When reflecting later in life on why, as a young man, he chose to enlist in wartime, Carlos Martinez said avoiding service was never an option, nor for his community or for himself. By the mid-1960s, the United States had begun fighting the Soviet-backed North Vietnamese as part of its Cold War policy to contain communism. Martinez was a young man working in the upholstery business. He had embarked on this work on the advice of his father, who “was a big supporter of acquiring some kind of skill”. But it turned out that he was allergic to textile dust, and with the country at war his way was clear. He had grown up in San Antonio, Texas, in a community where military service was common, respected and valued because he seemed to promise the full citizenship that had been denied to Mexican-Americans like him. The expectation in his West Side neighborhood – similar to the experience in other underfunded communities – was for you to join the military. There was, in his words, “no exemption to be had”. The only choice Martinez had, thanks to his good test scores, was which branch to join. “[F]following [his] Dad’s advice â, he opted for the branch where he couldâ get a better job. . . as the upholstery. Learning to maintain aircraft was engaging, and so in 1966 Martinez joined the US Air Force. Rather than the upholstery career he envisioned as a high school student, defending and caring for veterans became his life’s work.
Martinez’s initial experience supporting other veterans came shortly after leaving the Air Force when he and other Latino veterans faced employment discrimination. because of their background. Kelly Air Force Base hired Martinez as a temporary worker for a civilian position and initially he was satisfied. Soon he discovered that he and other Latino veterans had not had the chance to apply for regular positions but had been limited to temporary jobs. In addition, the men did not have the training opportunities for the advancement they were supposed to receive. Martinez had previously experienced similar discrimination in the Air Force. Although Department of Defense policy and the 1964 Civil Rights Act prohibit racial discrimination, Martinez did not get the promotion he was entitled to while in the Air Force, and then he noticed that other Latinos were in the same situation. By this time he had spoken to a superior about his concerns, but little had been done. This time, Martinez took action. To challenge the unfair treatment at Kelly Air Force Base, Martinez and several others formed an informal group they called Veterans for Equal Rights. The group has brought the issue to public attention with the support of key allies, including the American GI Forum, a Latino veterans and civil rights advocacy group founded in response to discrimination suffered by elders. Mexican-American fighters during World War II. Over time, equal rights veterans won their fight and affected veterans were hired into career positions.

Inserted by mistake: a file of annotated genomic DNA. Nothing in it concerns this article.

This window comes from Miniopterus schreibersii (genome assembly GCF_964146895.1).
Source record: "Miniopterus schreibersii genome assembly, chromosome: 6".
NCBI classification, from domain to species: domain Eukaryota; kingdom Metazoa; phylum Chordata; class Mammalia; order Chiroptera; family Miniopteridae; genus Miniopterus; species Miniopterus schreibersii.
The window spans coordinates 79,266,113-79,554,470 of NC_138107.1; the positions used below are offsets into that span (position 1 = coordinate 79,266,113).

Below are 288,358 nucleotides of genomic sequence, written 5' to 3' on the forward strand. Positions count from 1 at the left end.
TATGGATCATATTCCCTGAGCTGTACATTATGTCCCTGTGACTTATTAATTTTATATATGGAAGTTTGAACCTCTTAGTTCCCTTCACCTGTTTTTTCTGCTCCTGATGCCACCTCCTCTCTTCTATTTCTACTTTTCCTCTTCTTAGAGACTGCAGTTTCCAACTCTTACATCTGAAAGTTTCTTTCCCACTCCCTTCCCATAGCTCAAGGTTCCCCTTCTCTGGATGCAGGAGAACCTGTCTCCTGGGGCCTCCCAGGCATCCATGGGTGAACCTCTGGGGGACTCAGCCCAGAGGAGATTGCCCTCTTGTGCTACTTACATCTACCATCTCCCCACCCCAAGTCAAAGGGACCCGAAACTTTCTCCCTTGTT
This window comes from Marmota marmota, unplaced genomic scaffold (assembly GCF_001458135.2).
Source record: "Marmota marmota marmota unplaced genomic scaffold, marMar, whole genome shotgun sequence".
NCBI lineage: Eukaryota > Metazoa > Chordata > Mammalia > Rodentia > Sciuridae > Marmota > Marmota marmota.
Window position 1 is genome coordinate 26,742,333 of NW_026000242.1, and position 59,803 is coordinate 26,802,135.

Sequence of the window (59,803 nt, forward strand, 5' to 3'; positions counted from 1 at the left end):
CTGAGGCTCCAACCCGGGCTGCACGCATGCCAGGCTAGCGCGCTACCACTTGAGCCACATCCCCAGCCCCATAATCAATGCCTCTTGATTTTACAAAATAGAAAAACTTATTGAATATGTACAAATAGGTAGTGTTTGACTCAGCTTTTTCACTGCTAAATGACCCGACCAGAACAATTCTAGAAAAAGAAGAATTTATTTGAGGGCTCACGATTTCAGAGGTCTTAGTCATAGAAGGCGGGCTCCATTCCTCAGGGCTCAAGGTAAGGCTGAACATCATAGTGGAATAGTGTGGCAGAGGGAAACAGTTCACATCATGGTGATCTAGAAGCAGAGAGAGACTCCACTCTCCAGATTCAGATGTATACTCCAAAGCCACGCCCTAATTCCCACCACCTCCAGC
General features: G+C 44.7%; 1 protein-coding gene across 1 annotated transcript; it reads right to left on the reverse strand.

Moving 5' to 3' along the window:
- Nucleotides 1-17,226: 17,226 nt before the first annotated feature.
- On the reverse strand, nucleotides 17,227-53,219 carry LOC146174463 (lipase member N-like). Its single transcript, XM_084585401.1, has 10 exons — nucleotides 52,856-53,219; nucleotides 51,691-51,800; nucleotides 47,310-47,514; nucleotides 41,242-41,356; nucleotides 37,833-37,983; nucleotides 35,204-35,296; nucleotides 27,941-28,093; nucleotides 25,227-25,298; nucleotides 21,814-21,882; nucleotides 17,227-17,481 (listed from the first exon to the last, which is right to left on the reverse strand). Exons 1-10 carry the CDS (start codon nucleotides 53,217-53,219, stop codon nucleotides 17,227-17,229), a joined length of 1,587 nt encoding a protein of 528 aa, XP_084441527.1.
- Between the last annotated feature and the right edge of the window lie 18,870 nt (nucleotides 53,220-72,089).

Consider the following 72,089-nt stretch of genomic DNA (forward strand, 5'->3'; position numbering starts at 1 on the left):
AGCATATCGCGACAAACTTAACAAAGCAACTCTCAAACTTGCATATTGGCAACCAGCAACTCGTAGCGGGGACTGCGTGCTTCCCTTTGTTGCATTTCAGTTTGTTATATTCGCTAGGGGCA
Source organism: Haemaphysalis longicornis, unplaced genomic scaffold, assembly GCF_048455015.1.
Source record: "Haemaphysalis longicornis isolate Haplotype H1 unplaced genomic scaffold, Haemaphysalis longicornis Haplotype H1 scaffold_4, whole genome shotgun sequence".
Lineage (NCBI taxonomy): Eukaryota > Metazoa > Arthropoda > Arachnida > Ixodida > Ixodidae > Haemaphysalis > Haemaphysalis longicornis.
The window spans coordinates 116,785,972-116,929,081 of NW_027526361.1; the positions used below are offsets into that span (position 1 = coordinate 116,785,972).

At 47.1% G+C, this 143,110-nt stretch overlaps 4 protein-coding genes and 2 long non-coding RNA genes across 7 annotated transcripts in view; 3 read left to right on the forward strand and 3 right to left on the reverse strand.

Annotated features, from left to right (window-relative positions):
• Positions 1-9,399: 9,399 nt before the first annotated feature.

Impressed by the American GI Forum, Martinez joined the group and ended up transforming their modest program into a nationally recognized nonprofit. In the early 1970s, when Martinez began working with the American GI Forum’s veterans outreach program as an outreach worker, opposition to the Vietnam War was strong. It was also the era of civil rights, with the Chicano movement fighting for Mexican-American rights. Vietnam veterans, as Martinez recalled, “were not treated well and had not returned from the war”. Leaders of the American GI Forum recalled that after World War II, returning servicemen from Latin American communities – communities with high military service rates – were not greeted as “equal citizens.” And so they decided to do something. Within a few years, Martinez was Executive Director of the National Veterans Outreach Program (NVOP). Initially, the group had planned to focus on Latino veterans. But soon, Martinez recalls, “our doors were full, not just Latino veterans.” In response, NVOP opened its services to Vietnamese-era veterans from all walks of life. Most recently, his clients have included veterans of the US wars in Iraq and Afghanistan. In its early days, NVOP focused on providing veterans with vocational training and job search assistance. As homelessness among veterans increased in the early 2000s, NVOP implemented a transitional housing program, opening the Residential Center for Veterans in San Antonio in 2005. It also added services to mental health, with Martinez noting, âWe continue to evolve and we try to meet needs.
Love of the homeland defines patriotism, while recognizing and supporting the humanity of others is the essence of philanthropy. Martinez embodied both ideals. He served the country by joining the military and challenging the discrimination he found there. He went on to serve by building an organization to help veterans in need and regardless of their background. In August 2020, the nation lost a patriot and a philanthropist when Carlos Martinez, along with his wife Rita, died of COVID-19.
This blog post is based on an oral history with Carlos Martinez conducted by Amanda B. Moniz and Laura Lee Oviedo in January 2020 as part of the War and Latina / o Philanthropy Collecting Initiative.
This article originally appeared on the National Museum of American History blog on November 10, 2020. Read the original version here.